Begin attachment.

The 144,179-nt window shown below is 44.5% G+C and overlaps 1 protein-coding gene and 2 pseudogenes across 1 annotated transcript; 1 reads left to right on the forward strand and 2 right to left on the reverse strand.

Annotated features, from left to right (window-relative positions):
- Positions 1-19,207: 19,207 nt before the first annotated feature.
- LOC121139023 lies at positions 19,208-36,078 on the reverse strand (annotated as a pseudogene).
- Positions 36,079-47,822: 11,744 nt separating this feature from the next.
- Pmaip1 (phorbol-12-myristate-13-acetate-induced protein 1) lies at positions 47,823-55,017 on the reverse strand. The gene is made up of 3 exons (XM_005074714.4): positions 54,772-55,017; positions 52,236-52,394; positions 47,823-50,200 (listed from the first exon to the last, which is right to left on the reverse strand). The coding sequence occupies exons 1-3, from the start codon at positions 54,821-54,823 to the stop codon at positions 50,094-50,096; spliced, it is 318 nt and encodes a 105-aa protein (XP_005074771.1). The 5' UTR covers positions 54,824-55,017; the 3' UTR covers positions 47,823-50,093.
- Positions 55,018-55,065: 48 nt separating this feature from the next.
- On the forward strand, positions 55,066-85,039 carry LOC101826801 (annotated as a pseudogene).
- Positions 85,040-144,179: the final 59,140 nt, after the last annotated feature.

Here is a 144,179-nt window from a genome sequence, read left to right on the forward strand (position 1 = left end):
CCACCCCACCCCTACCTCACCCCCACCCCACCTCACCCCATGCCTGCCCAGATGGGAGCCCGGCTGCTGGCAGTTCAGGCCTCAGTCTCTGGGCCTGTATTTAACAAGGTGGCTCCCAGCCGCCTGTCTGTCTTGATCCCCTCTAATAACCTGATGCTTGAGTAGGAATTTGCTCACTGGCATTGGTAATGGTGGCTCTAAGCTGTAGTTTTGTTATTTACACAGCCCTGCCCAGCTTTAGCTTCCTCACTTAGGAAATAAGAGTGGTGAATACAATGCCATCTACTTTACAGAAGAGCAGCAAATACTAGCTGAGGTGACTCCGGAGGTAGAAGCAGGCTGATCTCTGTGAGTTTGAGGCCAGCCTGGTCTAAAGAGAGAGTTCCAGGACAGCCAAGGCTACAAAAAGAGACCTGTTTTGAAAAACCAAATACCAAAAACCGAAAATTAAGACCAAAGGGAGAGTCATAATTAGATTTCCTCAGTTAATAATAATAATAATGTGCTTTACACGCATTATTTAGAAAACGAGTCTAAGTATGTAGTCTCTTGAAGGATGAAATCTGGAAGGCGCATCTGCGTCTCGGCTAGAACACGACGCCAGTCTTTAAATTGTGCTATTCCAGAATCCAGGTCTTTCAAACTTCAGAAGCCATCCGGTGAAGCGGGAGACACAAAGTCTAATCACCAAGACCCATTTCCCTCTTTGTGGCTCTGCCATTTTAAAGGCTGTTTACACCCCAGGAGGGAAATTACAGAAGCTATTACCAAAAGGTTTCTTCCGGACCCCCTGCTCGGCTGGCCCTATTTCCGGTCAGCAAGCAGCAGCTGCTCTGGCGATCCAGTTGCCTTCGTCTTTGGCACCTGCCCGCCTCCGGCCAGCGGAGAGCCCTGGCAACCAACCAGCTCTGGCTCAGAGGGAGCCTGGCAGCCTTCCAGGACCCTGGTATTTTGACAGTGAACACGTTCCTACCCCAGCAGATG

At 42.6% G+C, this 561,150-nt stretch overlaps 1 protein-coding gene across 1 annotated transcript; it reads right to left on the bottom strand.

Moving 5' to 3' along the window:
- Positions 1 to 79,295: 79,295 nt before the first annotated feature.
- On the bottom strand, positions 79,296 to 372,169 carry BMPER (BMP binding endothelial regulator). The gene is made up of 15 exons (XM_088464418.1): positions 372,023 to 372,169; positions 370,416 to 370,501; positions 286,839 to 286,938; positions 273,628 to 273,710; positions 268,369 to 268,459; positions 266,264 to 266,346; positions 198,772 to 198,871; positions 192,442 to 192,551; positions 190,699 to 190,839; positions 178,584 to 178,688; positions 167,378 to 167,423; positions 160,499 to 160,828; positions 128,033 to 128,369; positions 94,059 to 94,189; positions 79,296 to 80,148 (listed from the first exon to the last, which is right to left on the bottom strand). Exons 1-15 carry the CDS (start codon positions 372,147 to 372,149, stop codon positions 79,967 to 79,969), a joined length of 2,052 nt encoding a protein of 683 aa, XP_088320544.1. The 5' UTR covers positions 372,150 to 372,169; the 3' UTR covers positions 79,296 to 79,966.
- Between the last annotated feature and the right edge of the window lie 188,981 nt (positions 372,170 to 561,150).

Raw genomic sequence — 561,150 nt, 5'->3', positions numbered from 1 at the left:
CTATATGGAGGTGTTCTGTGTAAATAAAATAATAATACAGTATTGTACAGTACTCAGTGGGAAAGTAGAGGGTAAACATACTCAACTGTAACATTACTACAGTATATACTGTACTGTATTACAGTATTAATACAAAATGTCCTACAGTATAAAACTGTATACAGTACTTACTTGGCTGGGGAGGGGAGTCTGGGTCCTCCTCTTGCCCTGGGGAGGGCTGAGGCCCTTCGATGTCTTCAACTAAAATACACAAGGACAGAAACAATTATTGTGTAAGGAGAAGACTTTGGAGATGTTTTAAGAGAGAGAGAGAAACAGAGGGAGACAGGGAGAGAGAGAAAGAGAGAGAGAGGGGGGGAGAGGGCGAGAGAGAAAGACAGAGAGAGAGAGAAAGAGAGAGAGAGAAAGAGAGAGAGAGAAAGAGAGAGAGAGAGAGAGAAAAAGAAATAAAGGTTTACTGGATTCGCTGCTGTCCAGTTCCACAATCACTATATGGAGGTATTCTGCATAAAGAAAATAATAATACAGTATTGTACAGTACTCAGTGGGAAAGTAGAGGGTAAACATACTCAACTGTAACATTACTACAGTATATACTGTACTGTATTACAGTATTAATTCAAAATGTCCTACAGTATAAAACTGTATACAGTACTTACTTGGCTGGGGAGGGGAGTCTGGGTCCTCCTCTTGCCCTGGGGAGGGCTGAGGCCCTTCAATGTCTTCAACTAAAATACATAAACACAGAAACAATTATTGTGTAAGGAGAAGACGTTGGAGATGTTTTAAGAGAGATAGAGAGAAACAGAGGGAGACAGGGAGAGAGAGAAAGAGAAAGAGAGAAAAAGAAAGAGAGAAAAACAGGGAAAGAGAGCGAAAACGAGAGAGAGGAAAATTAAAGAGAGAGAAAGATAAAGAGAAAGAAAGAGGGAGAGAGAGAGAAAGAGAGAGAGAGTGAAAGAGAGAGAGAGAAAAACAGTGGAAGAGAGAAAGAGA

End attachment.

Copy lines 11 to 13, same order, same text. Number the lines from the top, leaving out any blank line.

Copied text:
CCACCCCACCCCTACCTCACCCCCACCCCACCTCACCCCATGCCTGCCCAGATGGGAGCCCGGCTGCTGGCAGTTCAGGCCTCAGTCTCTGGGCCTGTATTTAACAAGGTGGCTCCCAGCCGCCTGTCTGTCTTGATCCCCTCTAATAACCTGATGCTTGAGTAGGAATTTGCTCACTGGCATTGGTAATGGTGGCTCTAAGCTGTAGTTTTGTTATTTACACAGCCCTGCCCAGCTTTAGCTTCCTCACTTAGGAAATAAGAGTGGTGAATACAATGCCATCTACTTTACAGAAGAGCAGCAAATACTAGCTGAGGTGACTCCGGAGGTAGAAGCAGGCTGATCTCTGTGAGTTTGAGGCCAGCCTGGTCTAAAGAGAGAGTTCCAGGACAGCCAAGGCTACAAAAAGAGACCTGTTTTGAAAAACCAAATACCAAAAACCGAAAATTAAGACCAAAGGGAGAGTCATAATTAGATTTCCTCAGTTAATAATAATAATAATGTGCTTTACACGCATTATTTAGAAAACGAGTCTAAGTATGTAGTCTCTTGAAGGATGAAATCTGGAAGGCGCATCTGCGTCTCGGCTAGAACACGACGCCAGTCTTTAAATTGTGCTATTCCAGAATCCAGGTCTTTCAAACTTCAGAAGCCATCCGGTGAAGCGGGAGACACAAAGTCTAATCACCAAGACCCATTTCCCTCTTTGTGGCTCTGCCATTTTAAAGGCTGTTTACACCCCAGGAGGGAAATTACAGAAGCTATTACCAAAAGGTTTCTTCCGGACCCCCTGCTCGGCTGGCCCTATTTCCGGTCAGCAAGCAGCAGCTGCTCTGGCGATCCAGTTGCCTTCGTCTTTGGCACCTGCCCGCCTCCGGCCAGCGGAGAGCCCTGGCAACCAACCAGCTCTGGCTCAGAGGGAGCCTGGCAGCCTTCCAGGACCCTGGTATTTTGACAGTGAACACGTTCCTACCCCAGCAGATG

At 42.6% G+C, this 561,150-nt stretch overlaps 1 protein-coding gene across 1 annotated transcript; it reads right to left on the bottom strand.

Moving 5' to 3' along the window: